The Week in Smart Home: Philips Hue owner Signify reveals LiFi bulbs

That, and all the smart home news you may have missed this week

Signify unleashes Trulifi smart lighting

It's been a week of privacy concerns in the smart home. First, Samsung, out of the blue, warned that its smart TVs may be vulnerable to malware, before Google announced that it had patched a Nest Cam security bug that left second-hand buyers open to potential spying.

Elsewhere, in new releases, Amazon launched a new Fire TV with Dolby Vision, Yamaha unveiled two smart soundbars, the YAS-109 and YAS-209, the Ring Door View Cam was made available after a January reveal and Ikea announced its Fyrtur smart blinds will go on sale in October.

Below, we've covered the remaining shrapnel of smart home news - but keep it locked to our dedicated hub for all the latest happenings.

Philips Hue owner launches LiFi bulbs

The Week in Smart Home: Philips Hue owner Signify reveals internet-powered bulbs

Signify, the company that produces Philips Hue smart lights, has announced a range of LiFi (Light Fidelity) smart lights.

Called Trulifi, the bulbs are able to transmit broadband connections through the lights, using LEDs to shift data and bypass any interfering signals. It will use optical wireless transceiver tech already built into Hue lights - meaning it can be retrofitted - with users simply needing a USB-access key plugged into their computer in order to pick up the LiFi signal.

Signify says, from there, users of the commercial lighting fixtures will be able to enjoy speeds of up to 150 Mbps, enough to stream 30 1080p HDTV movies at once - which, obviously, is exactly the kind of speeds we need at work.

The Trulifi system already has two corporate customers - Globalworth and Claerhout Communication Campus - in Europe. However, Signify also indicates that the technology could find its way into hospitals or industrial plants, where radio signals are harsh.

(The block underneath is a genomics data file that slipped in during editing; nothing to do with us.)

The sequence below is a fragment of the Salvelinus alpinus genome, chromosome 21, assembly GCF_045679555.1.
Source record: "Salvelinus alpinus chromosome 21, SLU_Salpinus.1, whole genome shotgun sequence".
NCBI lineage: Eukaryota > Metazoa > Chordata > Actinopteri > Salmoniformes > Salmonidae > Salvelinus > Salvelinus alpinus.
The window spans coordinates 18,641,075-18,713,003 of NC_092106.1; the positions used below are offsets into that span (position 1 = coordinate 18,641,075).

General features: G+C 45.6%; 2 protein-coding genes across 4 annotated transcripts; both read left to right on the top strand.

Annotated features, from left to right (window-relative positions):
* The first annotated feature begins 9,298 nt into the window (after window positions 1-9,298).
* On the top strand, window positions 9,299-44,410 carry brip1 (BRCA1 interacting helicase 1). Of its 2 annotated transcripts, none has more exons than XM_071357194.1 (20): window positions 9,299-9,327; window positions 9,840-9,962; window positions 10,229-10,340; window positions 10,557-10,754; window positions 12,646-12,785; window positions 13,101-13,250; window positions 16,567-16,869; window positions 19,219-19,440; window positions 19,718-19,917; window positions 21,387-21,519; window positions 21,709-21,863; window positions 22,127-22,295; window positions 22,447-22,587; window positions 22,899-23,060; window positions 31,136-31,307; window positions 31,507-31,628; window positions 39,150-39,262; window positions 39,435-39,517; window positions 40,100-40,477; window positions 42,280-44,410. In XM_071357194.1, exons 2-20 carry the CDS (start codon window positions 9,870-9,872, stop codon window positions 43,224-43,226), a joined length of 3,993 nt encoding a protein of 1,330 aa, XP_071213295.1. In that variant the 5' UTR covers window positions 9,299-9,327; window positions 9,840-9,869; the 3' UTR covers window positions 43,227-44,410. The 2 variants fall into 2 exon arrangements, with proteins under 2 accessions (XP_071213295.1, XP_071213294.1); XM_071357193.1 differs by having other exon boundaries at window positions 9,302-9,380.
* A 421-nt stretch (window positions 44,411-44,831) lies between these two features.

Let's make it a priority for underground trains, Signify, alright?

Google buries Nest online store

The Week in Smart Home: Philips Hue owner Signify reveals internet-powered bulbs

After shutting down the Works with Nest program and bringing the company closer into the family with a rebrand of its Smart Displays, Google is now in the process of phasing out Nest.com.

First spotted by Droid-Life, the website's listing of Nest products has been gutted, with a banner noting that 'Nest.com has moved to the Google Store". Users are still able to sign into and manage their Nest Account, check their purchase history and handle Nest Aware subscriptions, but anything related to product information or news has been buried.

Of course, this isn't entirely surprising, given what we've seen over the past couple of months. Google already made the transition confusing enough with its branding choices, so having two separate websites would have only made for more head-scratching.

So, yeah, RIP Nest's autonomy.

GE releases comedic how-to explainer

Ah, smart bulbs - they'd be nothing without a bi-weekly reset, would they? And to save you any of the usual riff-raff, GE has handily laid out the instructions for doing just that to your C by GE bulbs. You ready?

  1. Turn on for 8 seconds
  2. Turn off for 2 seconds
  3. Turn on for 8 seconds
  4. Turn off for 2 seconds
  5. Turn on for 8 seconds
  6. Turn off for 2 seconds
  7. Turn on for 8 seconds
  8. Turn off for 2 seconds
  9. Turn on for 8 seconds
  10. Turn off for 2 seconds
  11. Turn on

Hey, come on, if you can still remember the cheat codes for GTA: Vice City, this should be light work. At least you're not using an older version of the company's bulbs, with the older firmware. Those users - and epileptics, we imagine - have really got their work cut out:

  1. Turn on for 8 seconds
  2. Turn off for 2 seconds
  3. Turn on for 2 seconds
  4. Power off for 2 seconds
  5. Turn on for 2 seconds
  6. Power off for 2 seconds
  7. Turn on for 2 seconds
  8. Power off for 2 seconds
  9. Turn on for 8 seconds
  10. Power off for 2 seconds
  11. Turn on for 8 seconds
  12. Power off for 2 seconds
  13. Turn on

It really makes you think about how many people it'll actually take to change a light bulb in the new age of the smart home, doesn't it? Because, let's be honest, if you accidentally only turn it on for 7 seconds on the last turn and have to start over, who could really blame you from retiring from the smart home altogether.


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